Press Release: Exhibition “Metanoia Online”
Jennifer Gregg, jgregg@ONEArchives.org Executive Director, One Institute
ANNOUNCES NEW EXHIBIT “METANOIA ONLINE”
WEB EXHIBIT LAUNCHED ON FEBRUARY 24, 2021 METANOIA.ONEARCHIVES.ORG
FOR IMMEDIATE RELEASE:
Los Angeles, CA (March 2, 2021) — One Institute announces the launch of Metanoia Online, an interactive web exhibit that provokes and explores the question: What happens when we center HIV history around Black women’s experience and contributions to AIDS Activism?
Metanoia Online — launched February 24, 2021 — is created by One Institute with curatorial guidance from Katherine “Kat” Cheairs, creative direction from our Director of Content Strategy Umi Hsu, and design and production support by our Exhibitions Intern Fati Zulaikha.
Metanoia Online is the third instantiation of the exhibition first launched at the LGBT Center in New York City (Winter 2019) and at the ONE Gallery, West Hollywood (January 2020). The original exhibition Metanoia: Transformations through AIDS Archives and Activism is curated by Katherine Cheairs, Alexandra Juhasz, Theodore (ted) Kerr, and Jawanza Williams for What Would an HIV Doula Do? (WWHIVDD). From the Curators’ Statement: “Metanoia is an archival examination of community-based responses to the ongoing AIDS crisis. The exhibition highlights the contributions of Black cis and trans women, and cis and trans women of color impacted by HIV, many of whom have had experiences within the criminal justice system.”
Metanoia Online features media content previously unavailable at the in-gallery shows in New York City and Los Angeles. With an interactive inquiry-based design, this guided web experience with curatorial writings also showcases posters, newsletters, pamphlets, and other activist ephemera from the LGBT Center National History Archive’s holdings as well as those of ONE Archives at the USC Libraries.
Curator Katherine “Kat” Cheairs said of the exhibit, “Metanoia Online mirrors the feeling of engaging with the intimacies experienced through encounters in the archive. It is so thrilling to see the stories of Joann Walker, Katrina Haslip, and contemporary activists be made available to inspire others in the same ways that we, the curators, have been.”
Also new in this web exhibit is a multimedia documentary series with photos and audio recordings from interviews of five women in New York City currently working on issues related to HIV & AIDS, conducted by Lolita Lens Photography. A more recent photo-audio documentary series by Black Queen Photography highlighting four Los Angeles-based HIV/AIDS activists is also included.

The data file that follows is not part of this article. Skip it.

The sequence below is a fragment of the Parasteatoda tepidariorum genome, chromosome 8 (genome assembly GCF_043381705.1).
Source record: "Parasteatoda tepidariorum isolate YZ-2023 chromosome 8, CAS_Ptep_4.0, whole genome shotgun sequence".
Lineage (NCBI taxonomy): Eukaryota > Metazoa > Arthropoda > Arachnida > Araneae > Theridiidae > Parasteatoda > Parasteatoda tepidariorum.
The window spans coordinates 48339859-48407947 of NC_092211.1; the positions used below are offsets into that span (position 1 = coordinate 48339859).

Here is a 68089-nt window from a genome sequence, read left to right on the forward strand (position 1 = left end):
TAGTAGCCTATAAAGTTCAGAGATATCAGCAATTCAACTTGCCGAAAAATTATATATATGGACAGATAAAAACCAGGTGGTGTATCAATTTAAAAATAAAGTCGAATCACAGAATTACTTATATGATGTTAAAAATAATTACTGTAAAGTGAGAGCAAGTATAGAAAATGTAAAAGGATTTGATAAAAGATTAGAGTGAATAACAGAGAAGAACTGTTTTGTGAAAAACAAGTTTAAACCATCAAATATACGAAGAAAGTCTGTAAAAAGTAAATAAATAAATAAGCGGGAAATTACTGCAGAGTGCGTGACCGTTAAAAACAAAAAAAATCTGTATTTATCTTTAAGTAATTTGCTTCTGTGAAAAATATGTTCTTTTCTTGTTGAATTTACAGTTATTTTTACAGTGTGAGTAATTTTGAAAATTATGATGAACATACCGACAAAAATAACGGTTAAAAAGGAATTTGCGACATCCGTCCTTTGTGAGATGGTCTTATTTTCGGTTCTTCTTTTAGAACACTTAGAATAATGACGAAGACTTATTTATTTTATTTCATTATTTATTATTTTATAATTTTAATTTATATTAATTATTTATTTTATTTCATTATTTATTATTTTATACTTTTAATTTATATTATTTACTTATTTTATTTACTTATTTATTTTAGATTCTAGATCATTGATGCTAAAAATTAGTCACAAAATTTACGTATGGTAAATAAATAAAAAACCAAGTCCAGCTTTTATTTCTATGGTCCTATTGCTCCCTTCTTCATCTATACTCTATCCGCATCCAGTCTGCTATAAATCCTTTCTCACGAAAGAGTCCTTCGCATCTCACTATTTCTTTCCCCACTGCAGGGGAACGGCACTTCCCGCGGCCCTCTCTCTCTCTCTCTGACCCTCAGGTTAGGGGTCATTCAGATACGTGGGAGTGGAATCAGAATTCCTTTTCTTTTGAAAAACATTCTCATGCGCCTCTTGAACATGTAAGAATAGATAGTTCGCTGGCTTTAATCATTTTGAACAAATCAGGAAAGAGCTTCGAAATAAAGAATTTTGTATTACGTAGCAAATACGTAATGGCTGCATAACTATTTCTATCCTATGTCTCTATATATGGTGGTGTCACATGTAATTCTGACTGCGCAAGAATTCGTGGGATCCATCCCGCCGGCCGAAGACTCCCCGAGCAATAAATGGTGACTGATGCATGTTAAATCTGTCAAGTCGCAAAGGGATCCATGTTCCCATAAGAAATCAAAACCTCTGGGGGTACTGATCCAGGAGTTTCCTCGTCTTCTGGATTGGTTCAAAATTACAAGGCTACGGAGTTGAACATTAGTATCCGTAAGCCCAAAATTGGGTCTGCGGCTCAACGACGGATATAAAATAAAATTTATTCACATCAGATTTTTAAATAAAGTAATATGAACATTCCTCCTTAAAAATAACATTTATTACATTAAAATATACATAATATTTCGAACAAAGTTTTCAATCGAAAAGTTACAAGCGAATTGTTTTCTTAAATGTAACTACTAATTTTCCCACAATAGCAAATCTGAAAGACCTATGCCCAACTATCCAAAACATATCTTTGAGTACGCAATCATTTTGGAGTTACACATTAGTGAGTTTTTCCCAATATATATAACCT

“Metanoia Online is emblematic of the journey of healing justice, from an awakening through various manifestations of personal and collective power.” said Umi Hsu, Director of Content Strategy at One Institute. “To activate this feeling of transformation, we foreground process in the design. With spaciousness and asymmetry, we invite inquiries and slow reflections in order to unleash potential feelings of empowerment among each viewer. Not a history didactic, this intimate web experience honors and reanimates the spirit of activists across generations.”
View Metanoia Online: https://metanoia.onearchives.org
Metanoia Online is supported by an Arts Internship grant from the Los Angeles County Department of Arts and Culture.
About One Institute
Founded in 1952, One Institute is the oldest active LGBTQ organization in the United States, and is dedicated to telling the accurate stories & history of all LGBTQ people and their culture. As an independent nonprofit, One Institute promotes ONE Archives at the USC Libraries — the largest repository of LGBTQ materials in the world — and provides innovative educational initiatives, public exhibitions and community programs. Learn more, donate and become a member at onearchives.org, and connect with ONE on Facebook, Twitter and Instagram @onearchives.
A PDF of this Press Release can be dowloaded here.
Image: “Joann Walker.” Noelle Hanrahan. Newspaper Clipping. “To Die in Chowchilla,” 1994. San Francisco Bay Guardian. Judy Greenspan Papers, The LGBT Community Center National History Archive. Design by Kate Yeongjeong An and Fati Zulaikha.